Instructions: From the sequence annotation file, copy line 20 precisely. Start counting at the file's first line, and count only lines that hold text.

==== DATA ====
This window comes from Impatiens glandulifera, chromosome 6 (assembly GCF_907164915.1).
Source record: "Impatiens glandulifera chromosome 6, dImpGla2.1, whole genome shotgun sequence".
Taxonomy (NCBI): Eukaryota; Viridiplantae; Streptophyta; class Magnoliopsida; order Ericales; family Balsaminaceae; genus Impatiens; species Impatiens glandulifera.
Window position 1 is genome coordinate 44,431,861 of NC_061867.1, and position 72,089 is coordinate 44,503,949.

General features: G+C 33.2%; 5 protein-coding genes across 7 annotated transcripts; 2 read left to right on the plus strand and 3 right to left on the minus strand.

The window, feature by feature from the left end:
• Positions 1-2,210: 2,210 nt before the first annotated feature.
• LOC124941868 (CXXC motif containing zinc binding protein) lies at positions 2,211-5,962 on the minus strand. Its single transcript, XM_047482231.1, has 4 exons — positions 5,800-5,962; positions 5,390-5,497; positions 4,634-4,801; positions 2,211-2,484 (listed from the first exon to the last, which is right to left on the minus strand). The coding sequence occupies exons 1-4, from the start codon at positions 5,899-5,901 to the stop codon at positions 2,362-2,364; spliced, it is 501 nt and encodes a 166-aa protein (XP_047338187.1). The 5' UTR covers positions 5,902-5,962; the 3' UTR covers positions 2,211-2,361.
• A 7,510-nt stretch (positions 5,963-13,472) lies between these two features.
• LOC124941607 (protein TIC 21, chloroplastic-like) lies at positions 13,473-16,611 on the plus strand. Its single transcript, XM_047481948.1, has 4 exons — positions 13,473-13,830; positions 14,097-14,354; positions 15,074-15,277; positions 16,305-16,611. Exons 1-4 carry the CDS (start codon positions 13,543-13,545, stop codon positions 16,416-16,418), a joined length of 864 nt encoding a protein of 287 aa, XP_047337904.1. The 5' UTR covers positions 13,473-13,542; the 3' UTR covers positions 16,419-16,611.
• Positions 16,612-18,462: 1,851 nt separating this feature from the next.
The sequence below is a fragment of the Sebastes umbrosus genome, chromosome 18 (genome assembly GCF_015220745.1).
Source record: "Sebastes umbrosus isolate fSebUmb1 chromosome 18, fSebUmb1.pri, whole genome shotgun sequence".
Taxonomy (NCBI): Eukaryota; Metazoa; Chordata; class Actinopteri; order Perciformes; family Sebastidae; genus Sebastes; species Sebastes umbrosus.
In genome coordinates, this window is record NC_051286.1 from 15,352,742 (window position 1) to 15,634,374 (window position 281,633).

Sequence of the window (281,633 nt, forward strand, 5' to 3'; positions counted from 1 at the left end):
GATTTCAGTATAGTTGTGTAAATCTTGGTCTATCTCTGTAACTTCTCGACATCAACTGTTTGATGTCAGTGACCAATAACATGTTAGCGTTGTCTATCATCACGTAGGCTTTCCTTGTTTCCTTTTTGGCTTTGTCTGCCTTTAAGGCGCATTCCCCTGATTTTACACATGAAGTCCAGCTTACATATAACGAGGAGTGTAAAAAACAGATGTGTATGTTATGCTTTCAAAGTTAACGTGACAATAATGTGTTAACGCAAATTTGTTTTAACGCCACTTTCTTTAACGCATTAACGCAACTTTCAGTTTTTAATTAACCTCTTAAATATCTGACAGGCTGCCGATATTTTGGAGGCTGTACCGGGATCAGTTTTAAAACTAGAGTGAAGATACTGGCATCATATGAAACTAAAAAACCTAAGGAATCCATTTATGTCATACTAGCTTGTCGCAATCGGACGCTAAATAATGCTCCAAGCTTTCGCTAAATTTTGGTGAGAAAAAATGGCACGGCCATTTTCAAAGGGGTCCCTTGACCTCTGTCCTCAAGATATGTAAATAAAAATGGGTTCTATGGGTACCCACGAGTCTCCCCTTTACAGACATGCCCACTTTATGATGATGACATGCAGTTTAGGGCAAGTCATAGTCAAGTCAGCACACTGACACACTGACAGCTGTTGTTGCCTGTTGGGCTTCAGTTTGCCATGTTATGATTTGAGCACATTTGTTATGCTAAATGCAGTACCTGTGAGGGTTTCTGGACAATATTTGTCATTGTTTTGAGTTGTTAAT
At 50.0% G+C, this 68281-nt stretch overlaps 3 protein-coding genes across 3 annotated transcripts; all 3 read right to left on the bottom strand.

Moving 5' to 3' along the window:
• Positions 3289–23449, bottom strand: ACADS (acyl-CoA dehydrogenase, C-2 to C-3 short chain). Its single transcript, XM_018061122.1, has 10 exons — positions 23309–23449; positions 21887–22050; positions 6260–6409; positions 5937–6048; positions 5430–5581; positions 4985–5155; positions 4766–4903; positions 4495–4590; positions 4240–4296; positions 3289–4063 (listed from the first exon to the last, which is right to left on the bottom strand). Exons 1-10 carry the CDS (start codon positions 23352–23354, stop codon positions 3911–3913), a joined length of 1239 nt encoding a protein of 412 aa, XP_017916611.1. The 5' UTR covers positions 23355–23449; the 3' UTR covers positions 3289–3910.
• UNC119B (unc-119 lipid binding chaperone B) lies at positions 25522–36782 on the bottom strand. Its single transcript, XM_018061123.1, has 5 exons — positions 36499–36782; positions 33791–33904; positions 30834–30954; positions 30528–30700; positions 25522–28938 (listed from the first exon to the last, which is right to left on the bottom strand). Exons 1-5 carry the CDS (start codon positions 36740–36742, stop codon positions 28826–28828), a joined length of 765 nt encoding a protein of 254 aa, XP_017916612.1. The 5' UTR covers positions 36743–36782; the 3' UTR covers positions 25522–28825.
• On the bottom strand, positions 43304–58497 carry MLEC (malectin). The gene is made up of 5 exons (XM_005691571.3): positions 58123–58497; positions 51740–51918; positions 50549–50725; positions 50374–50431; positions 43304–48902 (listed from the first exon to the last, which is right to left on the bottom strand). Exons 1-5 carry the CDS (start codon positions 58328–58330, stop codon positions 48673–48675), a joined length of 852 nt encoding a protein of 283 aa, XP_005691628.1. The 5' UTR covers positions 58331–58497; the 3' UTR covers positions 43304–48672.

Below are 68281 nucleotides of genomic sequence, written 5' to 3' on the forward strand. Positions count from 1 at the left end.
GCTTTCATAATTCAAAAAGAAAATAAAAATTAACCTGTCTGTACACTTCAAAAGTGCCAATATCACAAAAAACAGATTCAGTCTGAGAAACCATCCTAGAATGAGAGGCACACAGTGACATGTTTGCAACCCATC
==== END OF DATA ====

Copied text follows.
• Positions 3289–23449, bottom strand: ACADS (acyl-CoA dehydrogenase, C-2 to C-3 short chain). Its single transcript, XM_018061122.1, has 10 exons — positions 23309–23449; positions 21887–22050; positions 6260–6409; positions 5937–6048; positions 5430–5581; positions 4985–5155; positions 4766–4903; positions 4495–4590; positions 4240–4296; positions 3289–4063 (listed from the first exon to the last, which is right to left on the bottom strand). Exons 1-10 carry the CDS (start codon positions 23352–23354, stop codon positions 3911–3913), a joined length of 1239 nt encoding a protein of 412 aa, XP_017916611.1. The 5' UTR covers positions 23355–23449; the 3' UTR covers positions 3289–3910.